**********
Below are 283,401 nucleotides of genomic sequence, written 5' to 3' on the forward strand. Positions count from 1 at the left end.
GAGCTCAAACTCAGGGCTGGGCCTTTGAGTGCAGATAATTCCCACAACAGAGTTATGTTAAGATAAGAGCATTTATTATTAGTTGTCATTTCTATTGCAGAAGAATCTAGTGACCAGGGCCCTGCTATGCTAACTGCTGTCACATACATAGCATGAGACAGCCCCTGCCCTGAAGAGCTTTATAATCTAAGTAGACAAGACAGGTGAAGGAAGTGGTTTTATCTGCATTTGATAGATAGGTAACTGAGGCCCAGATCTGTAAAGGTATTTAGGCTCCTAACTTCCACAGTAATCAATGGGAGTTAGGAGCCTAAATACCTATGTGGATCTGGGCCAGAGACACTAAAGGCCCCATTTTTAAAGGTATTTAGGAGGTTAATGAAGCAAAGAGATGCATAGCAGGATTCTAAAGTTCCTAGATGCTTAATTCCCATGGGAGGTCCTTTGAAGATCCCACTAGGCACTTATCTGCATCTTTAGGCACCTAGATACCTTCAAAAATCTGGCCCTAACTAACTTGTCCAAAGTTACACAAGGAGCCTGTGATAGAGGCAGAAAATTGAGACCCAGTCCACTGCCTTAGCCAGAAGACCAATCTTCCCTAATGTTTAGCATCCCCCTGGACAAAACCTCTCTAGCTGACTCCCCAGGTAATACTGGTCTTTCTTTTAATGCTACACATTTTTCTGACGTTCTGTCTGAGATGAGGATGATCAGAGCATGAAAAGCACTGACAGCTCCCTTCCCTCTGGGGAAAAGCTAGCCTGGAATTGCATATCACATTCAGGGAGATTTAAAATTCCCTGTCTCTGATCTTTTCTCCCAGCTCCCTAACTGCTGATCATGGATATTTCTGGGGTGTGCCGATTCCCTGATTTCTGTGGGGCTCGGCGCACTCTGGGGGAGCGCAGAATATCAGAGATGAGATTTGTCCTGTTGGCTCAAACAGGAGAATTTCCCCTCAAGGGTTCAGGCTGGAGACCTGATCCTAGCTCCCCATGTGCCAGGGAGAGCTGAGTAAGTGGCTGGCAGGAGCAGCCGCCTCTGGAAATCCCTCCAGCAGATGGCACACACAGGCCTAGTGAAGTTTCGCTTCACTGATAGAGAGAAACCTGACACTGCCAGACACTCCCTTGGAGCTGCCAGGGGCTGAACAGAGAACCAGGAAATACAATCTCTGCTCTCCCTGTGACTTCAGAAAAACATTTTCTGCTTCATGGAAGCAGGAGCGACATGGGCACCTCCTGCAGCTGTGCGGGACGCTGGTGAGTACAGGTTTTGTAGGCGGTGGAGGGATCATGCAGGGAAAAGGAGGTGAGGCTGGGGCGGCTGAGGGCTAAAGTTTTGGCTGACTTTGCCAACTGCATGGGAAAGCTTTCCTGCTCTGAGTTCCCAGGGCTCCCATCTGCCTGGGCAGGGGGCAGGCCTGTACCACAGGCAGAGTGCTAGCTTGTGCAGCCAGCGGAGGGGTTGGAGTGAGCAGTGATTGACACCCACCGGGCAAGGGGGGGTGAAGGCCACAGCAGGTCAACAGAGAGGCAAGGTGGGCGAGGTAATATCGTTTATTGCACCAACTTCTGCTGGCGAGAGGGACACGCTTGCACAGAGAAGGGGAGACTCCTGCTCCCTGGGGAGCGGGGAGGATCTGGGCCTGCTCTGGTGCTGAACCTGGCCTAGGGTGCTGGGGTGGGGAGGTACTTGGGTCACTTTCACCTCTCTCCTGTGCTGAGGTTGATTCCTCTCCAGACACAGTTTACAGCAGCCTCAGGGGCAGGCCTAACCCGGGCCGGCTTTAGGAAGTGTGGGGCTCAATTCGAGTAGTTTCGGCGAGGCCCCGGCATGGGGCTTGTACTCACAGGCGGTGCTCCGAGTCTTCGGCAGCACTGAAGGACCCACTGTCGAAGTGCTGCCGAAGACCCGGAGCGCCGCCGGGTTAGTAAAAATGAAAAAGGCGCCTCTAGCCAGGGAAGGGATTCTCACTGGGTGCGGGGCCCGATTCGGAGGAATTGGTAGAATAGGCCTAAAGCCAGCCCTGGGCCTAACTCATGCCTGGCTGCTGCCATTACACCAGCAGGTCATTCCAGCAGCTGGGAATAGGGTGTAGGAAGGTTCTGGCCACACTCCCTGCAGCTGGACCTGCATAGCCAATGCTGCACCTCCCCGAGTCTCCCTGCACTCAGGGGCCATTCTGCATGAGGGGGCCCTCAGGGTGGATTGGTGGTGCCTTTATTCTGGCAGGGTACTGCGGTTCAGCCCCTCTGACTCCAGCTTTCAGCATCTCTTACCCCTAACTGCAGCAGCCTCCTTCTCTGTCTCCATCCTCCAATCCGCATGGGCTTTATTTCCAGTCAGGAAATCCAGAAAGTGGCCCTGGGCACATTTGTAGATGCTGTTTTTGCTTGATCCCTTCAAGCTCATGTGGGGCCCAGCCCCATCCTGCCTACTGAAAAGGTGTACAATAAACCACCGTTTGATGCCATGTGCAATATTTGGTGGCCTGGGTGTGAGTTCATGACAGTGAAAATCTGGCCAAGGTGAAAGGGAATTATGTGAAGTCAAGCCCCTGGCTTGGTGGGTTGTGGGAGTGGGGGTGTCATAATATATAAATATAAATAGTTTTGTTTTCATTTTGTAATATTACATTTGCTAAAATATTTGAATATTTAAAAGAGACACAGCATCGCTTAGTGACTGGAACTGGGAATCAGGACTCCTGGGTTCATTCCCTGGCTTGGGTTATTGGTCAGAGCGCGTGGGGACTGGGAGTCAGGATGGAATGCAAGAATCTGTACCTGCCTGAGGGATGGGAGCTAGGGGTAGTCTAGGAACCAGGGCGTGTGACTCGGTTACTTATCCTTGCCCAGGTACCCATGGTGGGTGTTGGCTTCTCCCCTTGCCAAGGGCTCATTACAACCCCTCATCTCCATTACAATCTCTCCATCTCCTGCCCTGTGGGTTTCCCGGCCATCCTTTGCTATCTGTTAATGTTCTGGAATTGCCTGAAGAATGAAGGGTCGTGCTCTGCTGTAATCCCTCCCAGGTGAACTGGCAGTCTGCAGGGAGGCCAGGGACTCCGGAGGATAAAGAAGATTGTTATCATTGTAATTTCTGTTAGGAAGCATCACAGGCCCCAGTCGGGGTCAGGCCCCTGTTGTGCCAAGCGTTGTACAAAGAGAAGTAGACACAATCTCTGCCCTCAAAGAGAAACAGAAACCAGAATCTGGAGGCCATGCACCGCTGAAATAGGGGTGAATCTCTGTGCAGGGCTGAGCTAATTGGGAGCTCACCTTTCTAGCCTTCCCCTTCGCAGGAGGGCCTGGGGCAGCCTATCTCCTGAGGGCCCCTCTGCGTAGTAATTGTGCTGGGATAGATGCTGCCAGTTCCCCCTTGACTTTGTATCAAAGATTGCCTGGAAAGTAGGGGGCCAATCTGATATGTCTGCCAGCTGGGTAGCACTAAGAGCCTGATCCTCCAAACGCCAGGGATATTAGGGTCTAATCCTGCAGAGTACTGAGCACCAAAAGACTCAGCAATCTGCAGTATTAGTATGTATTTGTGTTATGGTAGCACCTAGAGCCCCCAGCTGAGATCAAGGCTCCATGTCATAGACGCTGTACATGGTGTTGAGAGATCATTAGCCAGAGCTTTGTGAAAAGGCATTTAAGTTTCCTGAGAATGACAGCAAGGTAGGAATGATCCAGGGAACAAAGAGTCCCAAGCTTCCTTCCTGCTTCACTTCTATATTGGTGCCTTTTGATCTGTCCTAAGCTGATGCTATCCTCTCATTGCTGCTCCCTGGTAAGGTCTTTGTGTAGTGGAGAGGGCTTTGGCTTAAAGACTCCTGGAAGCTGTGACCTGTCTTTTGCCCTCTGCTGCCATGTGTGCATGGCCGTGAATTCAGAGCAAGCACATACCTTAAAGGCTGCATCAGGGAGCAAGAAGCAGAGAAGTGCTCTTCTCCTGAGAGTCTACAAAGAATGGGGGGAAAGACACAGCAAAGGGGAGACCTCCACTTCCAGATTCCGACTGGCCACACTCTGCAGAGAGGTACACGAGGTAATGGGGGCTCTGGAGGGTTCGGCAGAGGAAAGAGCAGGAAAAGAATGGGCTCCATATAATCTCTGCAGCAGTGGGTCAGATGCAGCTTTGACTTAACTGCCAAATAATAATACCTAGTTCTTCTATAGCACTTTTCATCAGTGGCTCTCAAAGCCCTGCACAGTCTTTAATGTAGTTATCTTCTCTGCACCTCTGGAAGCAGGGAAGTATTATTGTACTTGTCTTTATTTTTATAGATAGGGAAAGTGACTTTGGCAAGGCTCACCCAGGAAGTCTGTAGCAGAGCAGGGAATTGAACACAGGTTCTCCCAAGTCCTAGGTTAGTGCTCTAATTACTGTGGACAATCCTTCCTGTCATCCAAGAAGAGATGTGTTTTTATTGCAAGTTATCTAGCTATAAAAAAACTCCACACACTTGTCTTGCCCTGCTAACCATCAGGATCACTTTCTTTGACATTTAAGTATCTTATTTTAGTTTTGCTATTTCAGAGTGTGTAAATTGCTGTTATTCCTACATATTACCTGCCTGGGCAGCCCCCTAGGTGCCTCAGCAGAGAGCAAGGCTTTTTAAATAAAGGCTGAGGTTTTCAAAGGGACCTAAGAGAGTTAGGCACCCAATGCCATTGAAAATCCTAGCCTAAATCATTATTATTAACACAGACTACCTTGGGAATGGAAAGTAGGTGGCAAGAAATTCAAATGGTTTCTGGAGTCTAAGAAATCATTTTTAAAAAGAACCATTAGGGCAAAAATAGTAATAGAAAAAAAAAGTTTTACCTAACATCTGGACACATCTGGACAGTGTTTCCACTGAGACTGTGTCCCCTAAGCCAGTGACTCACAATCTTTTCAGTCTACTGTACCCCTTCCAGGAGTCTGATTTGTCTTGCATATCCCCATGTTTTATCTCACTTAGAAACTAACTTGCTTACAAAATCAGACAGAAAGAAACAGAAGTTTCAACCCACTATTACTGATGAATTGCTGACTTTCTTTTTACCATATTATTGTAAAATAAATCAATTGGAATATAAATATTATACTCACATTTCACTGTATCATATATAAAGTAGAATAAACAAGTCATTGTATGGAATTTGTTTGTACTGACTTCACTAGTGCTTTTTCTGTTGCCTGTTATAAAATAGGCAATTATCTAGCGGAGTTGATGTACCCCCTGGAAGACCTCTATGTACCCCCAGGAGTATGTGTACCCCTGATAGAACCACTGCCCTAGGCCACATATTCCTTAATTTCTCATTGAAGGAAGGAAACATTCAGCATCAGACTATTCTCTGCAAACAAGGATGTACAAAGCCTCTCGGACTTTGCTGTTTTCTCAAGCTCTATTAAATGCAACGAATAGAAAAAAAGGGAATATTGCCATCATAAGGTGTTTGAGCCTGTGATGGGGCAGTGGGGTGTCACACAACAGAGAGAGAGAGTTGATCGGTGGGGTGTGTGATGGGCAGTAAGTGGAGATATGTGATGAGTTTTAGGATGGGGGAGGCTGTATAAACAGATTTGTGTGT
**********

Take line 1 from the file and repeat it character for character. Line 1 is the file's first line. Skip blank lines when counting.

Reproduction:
Below are 283,401 nucleotides of genomic sequence, written 5' to 3' on the forward strand. Positions count from 1 at the left end.